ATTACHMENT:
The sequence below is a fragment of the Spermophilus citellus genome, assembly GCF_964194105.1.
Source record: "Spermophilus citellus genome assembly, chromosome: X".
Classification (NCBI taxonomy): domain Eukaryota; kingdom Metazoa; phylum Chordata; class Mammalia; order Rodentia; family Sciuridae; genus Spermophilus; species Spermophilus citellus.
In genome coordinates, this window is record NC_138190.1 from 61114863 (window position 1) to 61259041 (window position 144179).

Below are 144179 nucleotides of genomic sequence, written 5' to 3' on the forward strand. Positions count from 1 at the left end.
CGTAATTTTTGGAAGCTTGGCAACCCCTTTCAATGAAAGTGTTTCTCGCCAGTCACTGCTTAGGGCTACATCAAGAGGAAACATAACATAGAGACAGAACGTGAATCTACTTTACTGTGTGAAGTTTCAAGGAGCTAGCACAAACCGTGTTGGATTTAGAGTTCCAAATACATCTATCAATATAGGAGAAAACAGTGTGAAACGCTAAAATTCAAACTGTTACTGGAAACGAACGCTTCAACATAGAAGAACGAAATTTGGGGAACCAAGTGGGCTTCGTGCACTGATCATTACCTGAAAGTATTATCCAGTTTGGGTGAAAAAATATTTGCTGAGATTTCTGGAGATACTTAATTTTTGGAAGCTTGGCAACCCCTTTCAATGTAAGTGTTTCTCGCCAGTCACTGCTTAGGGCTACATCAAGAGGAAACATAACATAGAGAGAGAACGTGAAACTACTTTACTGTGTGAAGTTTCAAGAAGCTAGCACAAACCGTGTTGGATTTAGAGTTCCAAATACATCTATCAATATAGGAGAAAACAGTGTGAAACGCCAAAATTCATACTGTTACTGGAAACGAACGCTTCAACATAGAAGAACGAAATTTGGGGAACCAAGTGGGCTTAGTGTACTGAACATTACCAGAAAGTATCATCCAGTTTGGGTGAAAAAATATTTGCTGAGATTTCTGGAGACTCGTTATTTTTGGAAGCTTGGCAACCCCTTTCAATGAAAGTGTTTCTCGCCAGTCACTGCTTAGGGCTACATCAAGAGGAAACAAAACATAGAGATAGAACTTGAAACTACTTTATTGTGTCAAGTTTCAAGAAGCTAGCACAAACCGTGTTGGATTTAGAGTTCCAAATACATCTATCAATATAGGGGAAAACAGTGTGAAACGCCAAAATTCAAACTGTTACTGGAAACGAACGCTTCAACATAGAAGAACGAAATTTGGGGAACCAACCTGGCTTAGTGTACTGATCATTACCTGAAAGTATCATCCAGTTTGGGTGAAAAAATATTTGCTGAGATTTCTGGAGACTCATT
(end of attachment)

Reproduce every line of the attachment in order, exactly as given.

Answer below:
The sequence below is a fragment of the Spermophilus citellus genome, assembly GCF_964194105.1.
Source record: "Spermophilus citellus genome assembly, chromosome: X".
Classification (NCBI taxonomy): domain Eukaryota; kingdom Metazoa; phylum Chordata; class Mammalia; order Rodentia; family Sciuridae; genus Spermophilus; species Spermophilus citellus.
In genome coordinates, this window is record NC_138190.1 from 61114863 (window position 1) to 61259041 (window position 144179).

Below are 144179 nucleotides of genomic sequence, written 5' to 3' on the forward strand. Positions count from 1 at the left end.
CGTAATTTTTGGAAGCTTGGCAACCCCTTTCAATGAAAGTGTTTCTCGCCAGTCACTGCTTAGGGCTACATCAAGAGGAAACATAACATAGAGACAGAACGTGAATCTACTTTACTGTGTGAAGTTTCAAGGAGCTAGCACAAACCGTGTTGGATTTAGAGTTCCAAATACATCTATCAATATAGGAGAAAACAGTGTGAAACGCTAAAATTCAAACTGTTACTGGAAACGAACGCTTCAACATAGAAGAACGAAATTTGGGGAACCAAGTGGGCTTCGTGCACTGATCATTACCTGAAAGTATTATCCAGTTTGGGTGAAAAAATATTTGCTGAGATTTCTGGAGATACTTAATTTTTGGAAGCTTGGCAACCCCTTTCAATGTAAGTGTTTCTCGCCAGTCACTGCTTAGGGCTACATCAAGAGGAAACATAACATAGAGAGAGAACGTGAAACTACTTTACTGTGTGAAGTTTCAAGAAGCTAGCACAAACCGTGTTGGATTTAGAGTTCCAAATACATCTATCAATATAGGAGAAAACAGTGTGAAACGCCAAAATTCATACTGTTACTGGAAACGAACGCTTCAACATAGAAGAACGAAATTTGGGGAACCAAGTGGGCTTAGTGTACTGAACATTACCAGAAAGTATCATCCAGTTTGGGTGAAAAAATATTTGCTGAGATTTCTGGAGACTCGTTATTTTTGGAAGCTTGGCAACCCCTTTCAATGAAAGTGTTTCTCGCCAGTCACTGCTTAGGGCTACATCAAGAGGAAACAAAACATAGAGATAGAACTTGAAACTACTTTATTGTGTCAAGTTTCAAGAAGCTAGCACAAACCGTGTTGGATTTAGAGTTCCAAATACATCTATCAATATAGGGGAAAACAGTGTGAAACGCCAAAATTCAAACTGTTACTGGAAACGAACGCTTCAACATAGAAGAACGAAATTTGGGGAACCAACCTGGCTTAGTGTACTGATCATTACCTGAAAGTATCATCCAGTTTGGGTGAAAAAATATTTGCTGAGATTTCTGGAGACTCATT